US President Joe Biden and South Korea’s newly sworn-in President Yoon Suk-yeol said Saturday they will consider stepping up joint military exercises in response to the “threat” from North Korea, while also offering to help the isolated dictatorship face down a COVID-19 outbreak.
After meeting in Seoul on Biden’s first trip to Asia as president, the two leaders said in a statement that “considering the evolving threat posed by” North Korea, they “agree to initiate discussions to expand the scope and scale of combined military exercises and training on and around the Korean peninsula.”
Reaching out to Pyongyang, the statement said the two leaders also “express concern over the recent Covid-19 outbreak” there and “are willing to work with the international community to provide assistance” to North Korea to help fight the virus.
Yoon said the offer of Covid aid was being made according to “humanitarian principles, separate from political and military issues” with Pyongyang.
The two presidents are committed to North Korea’s “complete denuclearization,” he said, adding that “nothing is more important than a strong deterrence against the North.”
Biden began his day by paying respects at Seoul National Cemetery, where soldiers killed defending South Korea, including many who fought alongside US troops in the Korean War, are buried.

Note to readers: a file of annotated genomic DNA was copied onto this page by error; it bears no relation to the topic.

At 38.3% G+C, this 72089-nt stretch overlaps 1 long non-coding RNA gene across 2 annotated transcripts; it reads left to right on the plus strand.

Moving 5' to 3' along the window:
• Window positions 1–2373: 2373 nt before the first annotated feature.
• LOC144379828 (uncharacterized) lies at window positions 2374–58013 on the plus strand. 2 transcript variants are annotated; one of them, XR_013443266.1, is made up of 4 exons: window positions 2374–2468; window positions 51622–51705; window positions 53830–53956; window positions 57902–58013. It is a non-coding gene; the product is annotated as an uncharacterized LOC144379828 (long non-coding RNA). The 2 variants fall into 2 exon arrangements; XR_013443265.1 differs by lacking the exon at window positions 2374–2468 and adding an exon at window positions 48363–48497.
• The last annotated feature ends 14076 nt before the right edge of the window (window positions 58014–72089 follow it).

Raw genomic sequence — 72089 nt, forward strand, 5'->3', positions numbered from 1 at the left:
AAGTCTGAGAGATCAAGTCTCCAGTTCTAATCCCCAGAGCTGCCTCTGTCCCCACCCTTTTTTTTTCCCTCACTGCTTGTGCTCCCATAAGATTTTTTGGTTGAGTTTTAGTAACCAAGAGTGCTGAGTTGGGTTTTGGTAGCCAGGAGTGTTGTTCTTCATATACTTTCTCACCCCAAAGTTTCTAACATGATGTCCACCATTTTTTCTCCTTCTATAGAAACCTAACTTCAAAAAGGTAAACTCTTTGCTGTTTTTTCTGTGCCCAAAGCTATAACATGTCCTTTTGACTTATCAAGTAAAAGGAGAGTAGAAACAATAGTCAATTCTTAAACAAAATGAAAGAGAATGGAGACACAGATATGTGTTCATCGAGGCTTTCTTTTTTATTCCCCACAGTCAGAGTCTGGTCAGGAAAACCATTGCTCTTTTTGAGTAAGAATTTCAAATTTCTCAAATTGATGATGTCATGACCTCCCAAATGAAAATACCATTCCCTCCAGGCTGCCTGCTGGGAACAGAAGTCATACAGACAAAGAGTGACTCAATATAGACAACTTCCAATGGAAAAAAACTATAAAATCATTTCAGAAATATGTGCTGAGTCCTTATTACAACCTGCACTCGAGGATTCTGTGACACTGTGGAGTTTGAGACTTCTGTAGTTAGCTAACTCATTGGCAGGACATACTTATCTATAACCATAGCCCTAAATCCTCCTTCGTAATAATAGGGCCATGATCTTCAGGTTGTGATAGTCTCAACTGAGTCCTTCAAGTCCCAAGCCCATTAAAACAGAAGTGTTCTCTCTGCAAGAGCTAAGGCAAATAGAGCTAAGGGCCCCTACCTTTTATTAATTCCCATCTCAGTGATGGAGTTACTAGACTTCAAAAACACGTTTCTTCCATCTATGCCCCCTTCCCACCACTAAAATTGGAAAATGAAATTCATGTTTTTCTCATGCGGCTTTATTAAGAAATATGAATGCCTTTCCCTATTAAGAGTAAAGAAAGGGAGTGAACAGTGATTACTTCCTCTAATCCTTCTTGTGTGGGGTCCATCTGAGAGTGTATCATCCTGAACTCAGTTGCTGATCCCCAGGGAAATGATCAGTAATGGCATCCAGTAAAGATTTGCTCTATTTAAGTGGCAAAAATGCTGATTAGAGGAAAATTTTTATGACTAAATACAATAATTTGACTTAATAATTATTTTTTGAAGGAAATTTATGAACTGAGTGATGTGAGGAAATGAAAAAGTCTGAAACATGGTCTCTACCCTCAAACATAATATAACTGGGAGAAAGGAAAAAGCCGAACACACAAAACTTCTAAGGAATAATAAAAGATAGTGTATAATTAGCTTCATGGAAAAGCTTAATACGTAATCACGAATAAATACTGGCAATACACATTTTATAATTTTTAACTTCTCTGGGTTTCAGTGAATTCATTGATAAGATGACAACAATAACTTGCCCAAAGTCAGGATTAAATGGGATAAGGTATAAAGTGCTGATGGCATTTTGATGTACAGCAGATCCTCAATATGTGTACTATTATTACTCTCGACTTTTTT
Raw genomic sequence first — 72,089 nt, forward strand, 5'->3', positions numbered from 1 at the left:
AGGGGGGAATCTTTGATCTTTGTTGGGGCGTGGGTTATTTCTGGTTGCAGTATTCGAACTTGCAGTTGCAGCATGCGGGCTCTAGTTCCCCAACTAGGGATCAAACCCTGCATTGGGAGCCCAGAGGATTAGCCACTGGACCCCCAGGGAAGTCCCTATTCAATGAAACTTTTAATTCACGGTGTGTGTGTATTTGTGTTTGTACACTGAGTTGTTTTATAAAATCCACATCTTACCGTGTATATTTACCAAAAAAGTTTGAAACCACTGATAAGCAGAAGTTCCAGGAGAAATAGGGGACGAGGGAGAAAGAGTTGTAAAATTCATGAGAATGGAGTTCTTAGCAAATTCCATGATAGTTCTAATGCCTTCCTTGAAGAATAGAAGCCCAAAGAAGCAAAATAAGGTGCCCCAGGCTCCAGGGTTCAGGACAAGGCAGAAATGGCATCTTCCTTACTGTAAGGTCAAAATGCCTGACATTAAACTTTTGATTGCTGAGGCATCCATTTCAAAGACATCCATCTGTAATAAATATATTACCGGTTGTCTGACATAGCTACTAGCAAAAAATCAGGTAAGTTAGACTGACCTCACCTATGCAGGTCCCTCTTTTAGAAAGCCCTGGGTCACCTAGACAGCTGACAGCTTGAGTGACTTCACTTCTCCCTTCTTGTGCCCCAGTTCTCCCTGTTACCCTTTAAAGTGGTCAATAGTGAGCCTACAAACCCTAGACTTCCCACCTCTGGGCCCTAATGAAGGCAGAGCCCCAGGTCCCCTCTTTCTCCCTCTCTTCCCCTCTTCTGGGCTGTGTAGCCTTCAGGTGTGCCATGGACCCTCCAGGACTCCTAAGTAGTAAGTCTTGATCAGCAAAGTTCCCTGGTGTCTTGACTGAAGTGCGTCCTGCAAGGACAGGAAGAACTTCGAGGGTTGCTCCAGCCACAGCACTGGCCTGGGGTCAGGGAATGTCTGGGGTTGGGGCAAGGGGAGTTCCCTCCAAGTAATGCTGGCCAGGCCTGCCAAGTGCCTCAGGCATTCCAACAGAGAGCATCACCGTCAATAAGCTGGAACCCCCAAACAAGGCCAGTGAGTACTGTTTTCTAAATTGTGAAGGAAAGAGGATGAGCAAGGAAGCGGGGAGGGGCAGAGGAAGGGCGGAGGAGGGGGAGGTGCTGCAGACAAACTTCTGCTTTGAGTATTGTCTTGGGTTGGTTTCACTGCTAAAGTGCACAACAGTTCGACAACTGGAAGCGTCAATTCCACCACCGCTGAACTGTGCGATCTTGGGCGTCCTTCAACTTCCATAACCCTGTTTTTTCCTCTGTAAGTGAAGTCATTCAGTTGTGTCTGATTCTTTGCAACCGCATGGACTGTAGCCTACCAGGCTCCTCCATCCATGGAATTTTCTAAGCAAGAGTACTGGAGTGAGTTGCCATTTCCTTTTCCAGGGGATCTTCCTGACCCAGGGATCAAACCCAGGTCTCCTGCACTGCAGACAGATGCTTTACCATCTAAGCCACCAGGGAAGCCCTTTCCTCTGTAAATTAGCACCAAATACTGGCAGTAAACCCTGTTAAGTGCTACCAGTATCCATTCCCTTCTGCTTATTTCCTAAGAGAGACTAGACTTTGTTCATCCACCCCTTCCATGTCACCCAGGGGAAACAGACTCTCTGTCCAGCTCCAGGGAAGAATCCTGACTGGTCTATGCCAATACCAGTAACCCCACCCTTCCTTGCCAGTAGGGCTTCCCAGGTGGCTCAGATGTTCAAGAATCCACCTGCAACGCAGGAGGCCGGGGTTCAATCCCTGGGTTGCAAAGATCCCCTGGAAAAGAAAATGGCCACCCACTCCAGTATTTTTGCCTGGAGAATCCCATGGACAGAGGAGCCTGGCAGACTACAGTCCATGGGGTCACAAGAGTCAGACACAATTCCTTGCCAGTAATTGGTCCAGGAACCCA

He then held closed-door talks with Yoon ahead of a joint press conference and state dinner.
On Sunday, Biden travels to another key US ally, Japan.
A US official said that in addition to tensions over North Korea and the US-led campaign to punish Russia for invading Ukraine, Biden’s main focus Saturday was establishing “a strong personal relationship” with Yoon, who is less than two weeks into his presidency.
Like Japan, South Korea is seen as a key player in US strategy to contain China and maintain what Washington calls the “free and open Indo-Pacific.”
Biden’s Asia trip “is about demonstrating unity and resolve and strengthening the coordination between our closest allies,” the official told reporters on condition of anonymity.
However, the visit is overshadowed by what the US official called “saber-rattling” across the heavily fortified border in North Korea, which the White House believes might test either a nuclear-capable missile or explosive to take advantage of the high-profile moment.
On arrival Friday, Biden accompanied Yoon on a tour of a massive Samsung semiconductor factory. Relations between the two leaders “got off to a very good start,” the US official said, speaking on condition of anonymity.
Biden called the US-South Korean alliance “a linchpin of peace, stability and prosperity” and highlighted the Samsung plant’s role in maintaining the fragile global supply chain for semiconductors.
The chips are a vital component in almost every piece of sophisticated modern technology, and South Korea and the United States need to work to “keep our supply chains resilient, reliable and secure,” Biden said.
In Japan, Biden will meet with Prime Minister Fumio Kishida and the emperor.
On Monday, he will unveil a major new US initiative for regional trade, the Indo-Pacific Economic Framework for Prosperity. A day later, he will join a regional summit of the Quad – a grouping of Australia, India, Japan and the United States.